A charming comedy says goodbye, midseason offers some promising premieres and a scary Stephen King adaptation debuts on HBO.
Dispatches: Weekly TV news
In a move that is sure to leave many “Friends” fans wishing that Netflix was there for them, the subscription service dropped the series on Dec. 31. The show will not be available to stream in the United States until the spring of 2020, when WarnerMedia launches HBO Max.
Contenders: Shows to keep on your radar
“Power” is back (Jan. 5, Starz, 8 p.m. ET) for its last five episodes. When we last saw Ghost (Omari Hardwick), he was falling from the balcony of his nightclub, the apparent victim of a mystery shooter. All will be revealed as the series comes to an end.
The Rose family returns in the final season of “Schitt’s Creek” (Jan. 7, Pop TV, 9 p.m. ET) financially stable enough to leave the small town they have longed to escape, but the choice to go is harder than they thought.
Executive producer Dick Wolf adds to his franchise collection with “FBI: Most Wanted” (Jan. 7, CBS, 10 p.m. ET). The new series focuses on the work of the Fugitive Task Force, which tracks and captures notorious criminals. Julian McMahon plays lead agent Jess LaCroix.
NBC is going for something less formulaic with the midseason premiere of musical dramedy “Zoey’s Extraordinary Playlist” (Jan. 7, 10 p.m. ET, additional episodes air Feb. 16). The show stars Jane Levy as Zoey, a coder at a San Francisco-based tech company, who develops an extraordinary ability. She can see and hear people’s thoughts - as musical numbers. The cast delivers on the performances, less so on the story.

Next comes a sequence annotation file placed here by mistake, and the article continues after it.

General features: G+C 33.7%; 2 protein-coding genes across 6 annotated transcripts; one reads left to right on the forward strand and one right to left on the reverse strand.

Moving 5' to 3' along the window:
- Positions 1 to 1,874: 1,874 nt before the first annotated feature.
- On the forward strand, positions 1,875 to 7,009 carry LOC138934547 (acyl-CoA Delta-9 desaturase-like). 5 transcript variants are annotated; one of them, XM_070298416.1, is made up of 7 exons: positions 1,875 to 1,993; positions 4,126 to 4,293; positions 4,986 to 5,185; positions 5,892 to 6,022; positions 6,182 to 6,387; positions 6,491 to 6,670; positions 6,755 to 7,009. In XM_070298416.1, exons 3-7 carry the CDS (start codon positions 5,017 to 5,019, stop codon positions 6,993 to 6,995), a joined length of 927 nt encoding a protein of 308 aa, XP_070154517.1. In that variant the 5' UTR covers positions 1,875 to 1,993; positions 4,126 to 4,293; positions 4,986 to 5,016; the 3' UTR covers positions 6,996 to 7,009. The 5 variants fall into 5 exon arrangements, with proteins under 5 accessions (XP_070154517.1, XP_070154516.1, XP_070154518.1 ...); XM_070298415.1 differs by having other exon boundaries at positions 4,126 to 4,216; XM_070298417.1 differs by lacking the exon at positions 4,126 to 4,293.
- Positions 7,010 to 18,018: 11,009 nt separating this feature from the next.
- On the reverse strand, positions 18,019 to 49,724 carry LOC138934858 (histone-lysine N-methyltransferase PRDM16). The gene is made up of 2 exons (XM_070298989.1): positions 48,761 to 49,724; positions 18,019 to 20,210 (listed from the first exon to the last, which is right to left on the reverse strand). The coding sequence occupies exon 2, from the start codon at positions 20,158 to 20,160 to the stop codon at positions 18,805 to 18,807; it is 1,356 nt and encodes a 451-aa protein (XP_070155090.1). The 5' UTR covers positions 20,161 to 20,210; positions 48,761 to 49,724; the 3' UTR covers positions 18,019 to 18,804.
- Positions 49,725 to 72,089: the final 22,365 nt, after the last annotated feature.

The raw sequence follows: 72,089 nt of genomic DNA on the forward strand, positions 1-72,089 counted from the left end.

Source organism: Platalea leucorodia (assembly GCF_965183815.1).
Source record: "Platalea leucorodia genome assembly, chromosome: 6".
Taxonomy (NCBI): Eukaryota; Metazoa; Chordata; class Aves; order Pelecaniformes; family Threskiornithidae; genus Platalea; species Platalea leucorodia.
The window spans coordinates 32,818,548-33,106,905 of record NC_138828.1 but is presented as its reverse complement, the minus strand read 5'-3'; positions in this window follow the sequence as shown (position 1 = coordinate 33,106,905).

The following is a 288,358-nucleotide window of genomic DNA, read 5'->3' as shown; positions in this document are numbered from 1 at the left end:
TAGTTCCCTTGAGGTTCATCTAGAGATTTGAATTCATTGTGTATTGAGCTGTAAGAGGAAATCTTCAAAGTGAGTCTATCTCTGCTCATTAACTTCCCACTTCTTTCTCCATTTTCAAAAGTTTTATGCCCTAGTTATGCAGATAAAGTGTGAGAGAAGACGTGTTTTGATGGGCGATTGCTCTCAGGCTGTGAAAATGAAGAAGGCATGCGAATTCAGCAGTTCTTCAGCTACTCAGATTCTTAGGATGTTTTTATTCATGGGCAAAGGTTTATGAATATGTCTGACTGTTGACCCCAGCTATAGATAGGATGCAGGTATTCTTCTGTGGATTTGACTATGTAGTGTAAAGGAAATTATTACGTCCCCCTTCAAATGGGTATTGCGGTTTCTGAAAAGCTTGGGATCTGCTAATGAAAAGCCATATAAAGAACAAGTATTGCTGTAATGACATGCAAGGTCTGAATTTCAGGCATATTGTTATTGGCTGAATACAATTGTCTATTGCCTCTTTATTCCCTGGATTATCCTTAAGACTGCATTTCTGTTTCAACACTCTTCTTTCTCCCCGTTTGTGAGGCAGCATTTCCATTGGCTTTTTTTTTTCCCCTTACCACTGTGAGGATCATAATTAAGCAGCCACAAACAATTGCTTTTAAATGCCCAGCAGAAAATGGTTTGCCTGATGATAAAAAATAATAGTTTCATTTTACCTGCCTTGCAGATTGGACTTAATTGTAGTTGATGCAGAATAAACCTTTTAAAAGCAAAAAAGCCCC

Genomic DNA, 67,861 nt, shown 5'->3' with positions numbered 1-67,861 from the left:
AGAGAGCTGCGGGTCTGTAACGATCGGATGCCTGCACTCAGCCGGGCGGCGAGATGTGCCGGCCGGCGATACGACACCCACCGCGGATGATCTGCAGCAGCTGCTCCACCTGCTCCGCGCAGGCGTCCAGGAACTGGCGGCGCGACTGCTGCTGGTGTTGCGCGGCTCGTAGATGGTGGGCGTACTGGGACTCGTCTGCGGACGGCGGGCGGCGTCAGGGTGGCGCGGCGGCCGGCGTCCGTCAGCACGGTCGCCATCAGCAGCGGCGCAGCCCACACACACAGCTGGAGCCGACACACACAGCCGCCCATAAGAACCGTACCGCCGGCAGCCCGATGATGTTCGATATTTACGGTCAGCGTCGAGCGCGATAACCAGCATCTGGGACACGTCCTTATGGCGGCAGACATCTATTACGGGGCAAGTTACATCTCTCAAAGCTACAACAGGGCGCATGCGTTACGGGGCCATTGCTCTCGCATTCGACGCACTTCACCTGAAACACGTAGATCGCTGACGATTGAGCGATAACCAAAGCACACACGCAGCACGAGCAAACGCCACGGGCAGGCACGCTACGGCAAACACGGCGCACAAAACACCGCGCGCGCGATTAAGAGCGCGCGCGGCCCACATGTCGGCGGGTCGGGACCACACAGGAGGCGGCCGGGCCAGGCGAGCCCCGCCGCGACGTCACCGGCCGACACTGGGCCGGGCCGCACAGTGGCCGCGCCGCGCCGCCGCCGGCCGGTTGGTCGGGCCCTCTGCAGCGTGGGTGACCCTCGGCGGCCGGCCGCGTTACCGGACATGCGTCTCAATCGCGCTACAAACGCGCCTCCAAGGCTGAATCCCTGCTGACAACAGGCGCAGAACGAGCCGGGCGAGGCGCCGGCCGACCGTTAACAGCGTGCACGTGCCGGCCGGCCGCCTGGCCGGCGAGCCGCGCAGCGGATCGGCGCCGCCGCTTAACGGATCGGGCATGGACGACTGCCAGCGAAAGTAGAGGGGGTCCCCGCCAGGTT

“Party of Five” gets a contemporary makeover (Jan. 8, Freeform, 9 p.m. ET). The reboot of the Fox series (1994-2000) follows the Acosta kids, a group of Mexican- American siblings, who are left on their own after the deportation of their undocumented parents. The storylines obviously touch on politics but ask viewers to consider compassion more than ideology. There is also plenty of teen melodrama. (This is a Freeform show, after all).
Jeffrey Deaver’s bestselling crime novel “The Bone Collector” is adapted as “Lincoln Rhyme: Hunt for the Bone Collector” (Jan. 10, NBC, 8 p.m. ET). The show features the titular character, a former NYPD detective and forensic superstar, who was forced to retire after a serial killer set a trap that left him paralyzed. Three years later, the killer is back and Rhyme teams up with a young officer to catch him.
In another adaptation, writer Richard Price (“The Wire”) delivers Stephen King’s novel “The Outsider” to subscribers of HBO (Jan. 12, 9 p.m. ET). What starts as a true crime story develops into a much darker tale with supernatural twists and turns. The scary series stars Ben Mendelsohn and Jason Bateman.
Report Card: Ratings winners and losers
Winners: “Killing Eve” has been renewed for a fourth season.
Losers: RuPaul’s daytime talk show will not move forward after last summer’s trial run.
Melissa Crawley is the author of “Mr. Sorkin Goes to Washington: Shaping the President on Television’s ‘The West Wing.’” She has a Ph.D. in media studies and is a member of the Television Critics Association. To comment on Stay Tuned, email her at email@example.com or follow her on Twitter at @mcstaytuned.